Apr 1819

Digging in the Dirt

If you've ever tried to build a business, you'll know what I'm talking about.

That slow, painful growth, where things move forwards step by step but in slow motion, when you're putting in a tonne of work but not yet seeing the fruits of your labour.

In SaaS businesses this is felt tenfold, and has come to be known as the Slow Ramp of Death.

It's upwards trajectory, but it's so slow that many die on these straits.

On the weekly mastermind call I'm a part of, we were chatting about the realities of starting a business, and my buddy Ben mentioned something that stood out to me.

The Slow Ramp of Death kills many, but there's something before that, something just as important.

The Pre-Slow Ramp of Death Ramp of Death.

That's right.

It's that time before you're even on the Slow Ramp of Death, when you're wrestling with other challenges that all have to come before you even get a solid foot on the incline.

It's that time when you're working out what you really want from life, what's really motivating you, when you're getting a grasp of what makes you tick.

It's that time when you're learning to make space for something new. When you're setting up foundations before you even begin the real building work.

And these times are essential. Glamorous no, but essential nonetheless.

Not everyone will experience them to the same degree. For some the foundations will fall into place without too much conscious effort, but simply as a by-product of the path they've been on. But others have to purposefully cultivate the ground before being ready to plant the seed and grow the tree.

I've experienced these times before, and I'm experiencing them again.

In 2009, I stopped working on my own business goals to focus on other areas of my life. This was not something I wanted to do, but in hindsight set me up well for the future.

In 2016, I stopped working on my immediate goal of building a business (with my buddy Mike) to work on our ability to ship anything at all. I didn't want to do this, setting aside six months felt like a lifetime. But it was the best six months of our business building progression, and as it turns out, six months isn't that long after all.

And then again in 2018, I stopped working on building a business to take care of myself, to focus on other important parts of life that I'd neglected for years.

For years I worked nearly every waking hour. It didn't feel like work. I enjoyed it. But whether you enjoy it or not, spending all of your time on one thing leads you to being lopsided, and it did for me.

So I made an adjustment, I stepped back. Now, in Spring of 2019, 16 months on, I'm still in that Pre-Slow Ramp of Death Ramp of Death. I'm still not out of that pre-slope slope. But I'm making progress. I'm moving forwards.

It's a frustrating place to be, tbh. Having goals and aspirations, but not the drive to pursue them, not the desire to make them happen right now. Having other more important priorities that need tending to first.

It's hard when you build an identity in being a certain type of someone, and then stop taking any surface actions towards that path. It's quite humbling to leave behind something you've been building for years, not knowing if you'll ever pick it back up.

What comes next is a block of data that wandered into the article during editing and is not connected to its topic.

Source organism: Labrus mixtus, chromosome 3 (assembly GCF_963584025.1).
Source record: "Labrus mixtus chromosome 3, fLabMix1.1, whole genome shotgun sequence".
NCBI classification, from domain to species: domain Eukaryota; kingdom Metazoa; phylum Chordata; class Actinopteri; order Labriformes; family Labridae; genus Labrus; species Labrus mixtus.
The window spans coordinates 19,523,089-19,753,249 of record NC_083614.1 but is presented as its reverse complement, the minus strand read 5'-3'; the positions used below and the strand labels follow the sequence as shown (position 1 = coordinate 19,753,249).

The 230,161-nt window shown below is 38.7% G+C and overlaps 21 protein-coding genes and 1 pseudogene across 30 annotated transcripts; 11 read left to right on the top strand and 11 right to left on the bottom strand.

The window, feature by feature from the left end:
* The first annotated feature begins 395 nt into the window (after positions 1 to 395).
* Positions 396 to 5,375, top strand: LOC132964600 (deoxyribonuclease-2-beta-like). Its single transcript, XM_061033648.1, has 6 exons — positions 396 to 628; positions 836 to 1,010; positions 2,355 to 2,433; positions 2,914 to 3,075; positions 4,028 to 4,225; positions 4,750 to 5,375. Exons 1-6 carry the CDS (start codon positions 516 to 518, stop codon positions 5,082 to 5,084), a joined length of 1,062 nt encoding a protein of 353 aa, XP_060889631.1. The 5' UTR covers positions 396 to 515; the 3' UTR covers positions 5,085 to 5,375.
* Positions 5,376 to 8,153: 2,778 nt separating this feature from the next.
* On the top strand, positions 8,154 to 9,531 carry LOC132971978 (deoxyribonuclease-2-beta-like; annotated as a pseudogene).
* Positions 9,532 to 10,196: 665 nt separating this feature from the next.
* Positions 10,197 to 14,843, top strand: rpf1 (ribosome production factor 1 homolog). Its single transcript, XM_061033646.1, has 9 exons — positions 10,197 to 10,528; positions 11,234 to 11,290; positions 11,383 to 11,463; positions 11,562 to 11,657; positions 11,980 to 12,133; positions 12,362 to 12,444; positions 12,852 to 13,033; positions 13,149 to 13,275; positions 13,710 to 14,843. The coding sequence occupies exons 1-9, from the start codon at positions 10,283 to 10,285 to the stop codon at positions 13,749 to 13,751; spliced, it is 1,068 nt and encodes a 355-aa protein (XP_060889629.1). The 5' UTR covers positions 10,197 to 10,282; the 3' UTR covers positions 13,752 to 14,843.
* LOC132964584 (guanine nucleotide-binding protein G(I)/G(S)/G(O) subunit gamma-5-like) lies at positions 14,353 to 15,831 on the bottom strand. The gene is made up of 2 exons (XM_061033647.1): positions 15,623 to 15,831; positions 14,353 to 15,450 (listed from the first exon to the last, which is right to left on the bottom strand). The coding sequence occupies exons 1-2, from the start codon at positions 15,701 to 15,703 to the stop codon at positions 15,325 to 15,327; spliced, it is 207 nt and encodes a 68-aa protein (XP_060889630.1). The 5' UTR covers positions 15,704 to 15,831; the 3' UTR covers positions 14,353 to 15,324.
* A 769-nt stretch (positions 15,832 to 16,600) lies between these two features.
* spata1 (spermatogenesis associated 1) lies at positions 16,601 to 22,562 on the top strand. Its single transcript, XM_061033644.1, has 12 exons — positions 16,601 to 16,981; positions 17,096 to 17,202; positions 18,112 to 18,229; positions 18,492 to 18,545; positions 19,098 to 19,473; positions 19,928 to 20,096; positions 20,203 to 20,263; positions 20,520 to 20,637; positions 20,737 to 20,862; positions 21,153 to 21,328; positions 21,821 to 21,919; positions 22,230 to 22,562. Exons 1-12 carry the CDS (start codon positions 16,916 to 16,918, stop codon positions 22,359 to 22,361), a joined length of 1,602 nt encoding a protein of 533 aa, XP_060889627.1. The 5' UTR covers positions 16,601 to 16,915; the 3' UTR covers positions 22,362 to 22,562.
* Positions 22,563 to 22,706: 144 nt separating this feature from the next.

My focus has been elsewhere, honestly. It's been looking after the human Fred. On setting foundations for life, not just for business.

The journey hasn't been one I sought out to go on. But it's one I felt I needed to.

The steps I took last year were into the unknown. Stepping away from something into, well who knows what.

But sometimes we have to make room. Sometimes we've got to make space for the new, before we can expect it to come forth, before we even know what it is.

And that's been my life the past 16 months or so. And I'm still there. Making room for whatever process I need to go through, for however long that might take.

It's funny looking back. I see how each time I took what looked like a backwards step I came back far stronger. I traded in some time for something I didn't want to do, but felt I needed to. I worked on my weak spots specifically, instead of simply doing what looked like the most business-y thing to do, the best surface level actions.

So having spent over a year in this latest step back, it came as a welcome surprise when, this weekend, I caught the first glance of a breakthrough, a glimpse of the season ahead. The first ray of sunshine breaking through the clouds.

For the first time in 16 months, I actually wanted to work on a side project. I didn't even work on one, but for the first time in almost 500 days, that old drive peeked its head above the horizon.

I'd forgotten what that felt like if I'm honest. Since the turn of the last year, I've wanted to want to work on side projects. I've wanted to force myself back on the treadmill, back into "productivity". But I've not wanted to be there, back on that path. Not until this Saturday just past.

I've just not felt I've had the capacity for it. Everyone has limited brain space, and I've just needed to allocate more resources to other parts of life.

I'm not sure what it all means. I'm not sure what tomorrow holds, whether the drive and desires of previous Fred will return. And I'm doing my best to be ok with that.

But what I do know is this: we're more than just business building machines, and the challenges don't start post-launch.

There's a battle that starts long before that.

As any architect worth their salt knows, great skyscrapers are built on solid foundations.

We don't have to justify why we're digging in the ground and not putting up shiny things.

We've all got our own journey to go on. Sometimes we have to take a step back before we can take several strides forwards.

Fred Rivett's face@fredrivett